Acting on Gaps? John Searle's Conception of Free Will

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We suggest that on the basis of Searle's biological naturalism, the concept of free will can be established in accord with physical determinism and randomness, and also in accord with the subjective experience of freedom.
Acting on Gaps?
John Searle's Conception of Free Will
Kim Joris Boström, Ana Honnacker, Arnold Ziesche
1 Exposition of Searle's conception of free will..................................................................................1
1.1 Gaps in a determined world......................................................................................................1
1.2 Compatibilism is too weak.......................................................................................................2
1.3 Either a mechanical brain or a quantum brain..........................................................................2
2 Questions and problems...................................................................................................................3
2.1 An evolutionary argument against the mechanical brain? .......................................................3
2.2 Do we really experience gaps?.................................................................................................3
2.3 The problem of the “second chance”........................................................................................4
2.4 Free of what?............................................................................................................................4
2.5 Indeterminacy versus randomness............................................................................................5
3 Possible backdoors...........................................................................................................................6
3.1 Explaining the gap....................................................................................................................6
3.1.1 The gap is unavoidable......................................................................................................6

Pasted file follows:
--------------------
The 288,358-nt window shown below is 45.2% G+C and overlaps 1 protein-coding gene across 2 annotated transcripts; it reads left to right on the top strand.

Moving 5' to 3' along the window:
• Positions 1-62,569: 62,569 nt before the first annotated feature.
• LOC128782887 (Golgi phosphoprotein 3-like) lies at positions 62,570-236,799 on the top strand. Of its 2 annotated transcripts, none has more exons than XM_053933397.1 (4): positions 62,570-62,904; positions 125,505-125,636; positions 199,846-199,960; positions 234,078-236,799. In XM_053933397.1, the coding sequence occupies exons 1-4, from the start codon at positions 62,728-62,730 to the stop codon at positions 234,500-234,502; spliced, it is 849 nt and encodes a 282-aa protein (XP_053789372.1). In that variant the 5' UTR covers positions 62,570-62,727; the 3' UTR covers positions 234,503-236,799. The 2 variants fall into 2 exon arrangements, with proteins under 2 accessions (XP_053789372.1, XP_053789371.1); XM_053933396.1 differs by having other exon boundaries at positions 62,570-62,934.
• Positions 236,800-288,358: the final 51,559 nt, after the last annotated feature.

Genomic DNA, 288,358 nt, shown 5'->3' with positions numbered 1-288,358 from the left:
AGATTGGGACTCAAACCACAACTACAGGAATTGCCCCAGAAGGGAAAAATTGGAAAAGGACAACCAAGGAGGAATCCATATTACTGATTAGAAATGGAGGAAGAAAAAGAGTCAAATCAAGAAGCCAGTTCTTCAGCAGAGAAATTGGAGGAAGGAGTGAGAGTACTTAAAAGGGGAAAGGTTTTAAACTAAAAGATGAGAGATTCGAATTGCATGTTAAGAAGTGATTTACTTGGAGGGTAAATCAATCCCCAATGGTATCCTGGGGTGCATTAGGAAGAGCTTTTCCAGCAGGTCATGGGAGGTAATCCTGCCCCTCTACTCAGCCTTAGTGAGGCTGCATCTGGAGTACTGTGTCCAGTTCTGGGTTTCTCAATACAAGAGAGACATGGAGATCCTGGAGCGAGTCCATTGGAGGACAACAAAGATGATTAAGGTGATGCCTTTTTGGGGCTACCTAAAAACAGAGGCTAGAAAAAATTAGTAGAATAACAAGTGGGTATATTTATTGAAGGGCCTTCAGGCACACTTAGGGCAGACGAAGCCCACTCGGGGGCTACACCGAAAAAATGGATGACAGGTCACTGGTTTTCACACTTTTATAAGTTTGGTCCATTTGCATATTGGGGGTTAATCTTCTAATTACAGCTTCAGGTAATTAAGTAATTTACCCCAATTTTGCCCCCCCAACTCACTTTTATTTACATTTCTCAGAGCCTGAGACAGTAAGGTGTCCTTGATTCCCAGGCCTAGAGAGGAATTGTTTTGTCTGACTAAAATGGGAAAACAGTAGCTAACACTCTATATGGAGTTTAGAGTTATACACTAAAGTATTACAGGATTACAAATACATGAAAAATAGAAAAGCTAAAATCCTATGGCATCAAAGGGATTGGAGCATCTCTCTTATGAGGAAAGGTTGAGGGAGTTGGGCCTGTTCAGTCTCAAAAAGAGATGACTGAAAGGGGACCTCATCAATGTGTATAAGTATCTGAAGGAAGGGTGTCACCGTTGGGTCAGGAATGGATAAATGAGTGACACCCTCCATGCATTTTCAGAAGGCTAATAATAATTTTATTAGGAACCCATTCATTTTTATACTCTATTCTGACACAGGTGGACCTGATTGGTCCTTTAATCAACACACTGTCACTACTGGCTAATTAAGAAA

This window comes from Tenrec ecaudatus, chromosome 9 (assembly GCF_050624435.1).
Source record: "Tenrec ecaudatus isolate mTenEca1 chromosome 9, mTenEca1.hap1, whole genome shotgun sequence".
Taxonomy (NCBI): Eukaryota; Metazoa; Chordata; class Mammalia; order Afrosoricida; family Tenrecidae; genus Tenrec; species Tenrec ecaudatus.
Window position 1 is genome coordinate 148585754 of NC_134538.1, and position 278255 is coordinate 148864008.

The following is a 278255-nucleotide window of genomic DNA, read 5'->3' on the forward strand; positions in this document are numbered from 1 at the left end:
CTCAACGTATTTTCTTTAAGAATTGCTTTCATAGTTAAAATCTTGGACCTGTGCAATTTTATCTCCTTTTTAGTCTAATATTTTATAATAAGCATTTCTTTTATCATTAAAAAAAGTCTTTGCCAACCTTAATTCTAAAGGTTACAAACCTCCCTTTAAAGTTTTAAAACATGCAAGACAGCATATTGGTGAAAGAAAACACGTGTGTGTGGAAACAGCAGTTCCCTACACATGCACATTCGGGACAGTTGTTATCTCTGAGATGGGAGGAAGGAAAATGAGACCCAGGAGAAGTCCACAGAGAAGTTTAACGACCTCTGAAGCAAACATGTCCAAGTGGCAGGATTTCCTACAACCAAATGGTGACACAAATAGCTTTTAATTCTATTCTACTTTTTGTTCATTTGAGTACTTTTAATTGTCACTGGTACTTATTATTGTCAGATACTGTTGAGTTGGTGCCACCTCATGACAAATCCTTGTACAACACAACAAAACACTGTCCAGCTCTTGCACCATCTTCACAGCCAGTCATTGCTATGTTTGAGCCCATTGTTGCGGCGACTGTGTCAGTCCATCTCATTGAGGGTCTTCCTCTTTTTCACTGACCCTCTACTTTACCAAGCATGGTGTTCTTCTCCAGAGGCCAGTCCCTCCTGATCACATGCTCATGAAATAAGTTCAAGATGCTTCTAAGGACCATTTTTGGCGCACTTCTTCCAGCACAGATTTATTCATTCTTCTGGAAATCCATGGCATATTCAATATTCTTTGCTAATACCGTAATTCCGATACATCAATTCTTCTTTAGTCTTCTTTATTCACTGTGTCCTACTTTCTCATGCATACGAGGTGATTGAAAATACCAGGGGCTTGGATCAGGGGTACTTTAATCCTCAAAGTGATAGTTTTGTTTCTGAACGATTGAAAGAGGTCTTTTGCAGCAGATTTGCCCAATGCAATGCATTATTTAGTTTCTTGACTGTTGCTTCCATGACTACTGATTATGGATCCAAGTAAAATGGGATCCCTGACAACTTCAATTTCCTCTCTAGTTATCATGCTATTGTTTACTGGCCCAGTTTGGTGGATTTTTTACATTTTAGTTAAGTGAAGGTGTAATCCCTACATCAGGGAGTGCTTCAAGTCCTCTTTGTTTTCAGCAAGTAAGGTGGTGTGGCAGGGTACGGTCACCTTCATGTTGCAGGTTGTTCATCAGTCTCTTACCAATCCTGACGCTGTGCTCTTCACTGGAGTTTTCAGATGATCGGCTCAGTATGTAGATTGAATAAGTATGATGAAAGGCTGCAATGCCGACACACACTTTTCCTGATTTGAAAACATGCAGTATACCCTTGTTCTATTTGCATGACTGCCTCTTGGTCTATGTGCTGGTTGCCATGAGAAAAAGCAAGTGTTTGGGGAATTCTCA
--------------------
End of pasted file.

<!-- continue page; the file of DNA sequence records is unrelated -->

3.1.2 The gap is closed by my self.............................................................................................6
3.2 Avoiding the real question and still solving the problem..........................................................7
3.3 Is free will an illusion?..............................................................................................................8
3.4 Making compatibilism strong...................................................................................................9
We suggest that on the basis of Searle’s biological naturalism, the concept of free will can be
established in accord with physical determinism and also in accord with the subjective experience
of freedom.
philosophy of mind, problem of free will, determinism, biological naturalism, compatibilism,
randomness, self, quantum indeterminacy, first-person ontology
To start with, we want to give an idea of John Searle's conception of free will and of what he
considers to be the problem of free will. Afterwards, we will point to some questions and problems
concerning his arguments in particular as well as his conception in general. In a third step, then, we
want to get focused on some possible backdoors that could be opened to solve the problems and
questions raised before.
1 Exposition of Searle's conception of free will
1.1 Gaps in a determined world
According to Searle, we have two convictions concerning the world and ourselves, that cannot be
: First, we think of everything in nature as determined, which means that every event that
1 See for example: Freedom and neurobiology, 35.
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occurs has antecedently sufficient causes it just had to occur, given a cause plus certain
conditions. To put it more bluntly: If we knew everything about the state of the world at t
, and had
complete knowledge of the laws of cause and effect, we would be able to predict the state of the
world at t
. As this determinism is hold to be true for nature, it is also to be hold to be true for us, for
we are natural beings. Following Searle's biological naturalism
, our mind including our will
makes no exception.
This leads to the second conviction, which contradicts the implications of determinism in nature:
We consider ourselves to have a free will, based on the experience of not being compelled by our
reasons to arrive at a certain decision. Furthermore, our decision doesn't force us to initiate the
action we decided for. At last, even while performing an action we decided for, we can stop that
action or complete it, which demands a permanent confirmation of our decision to act. Searle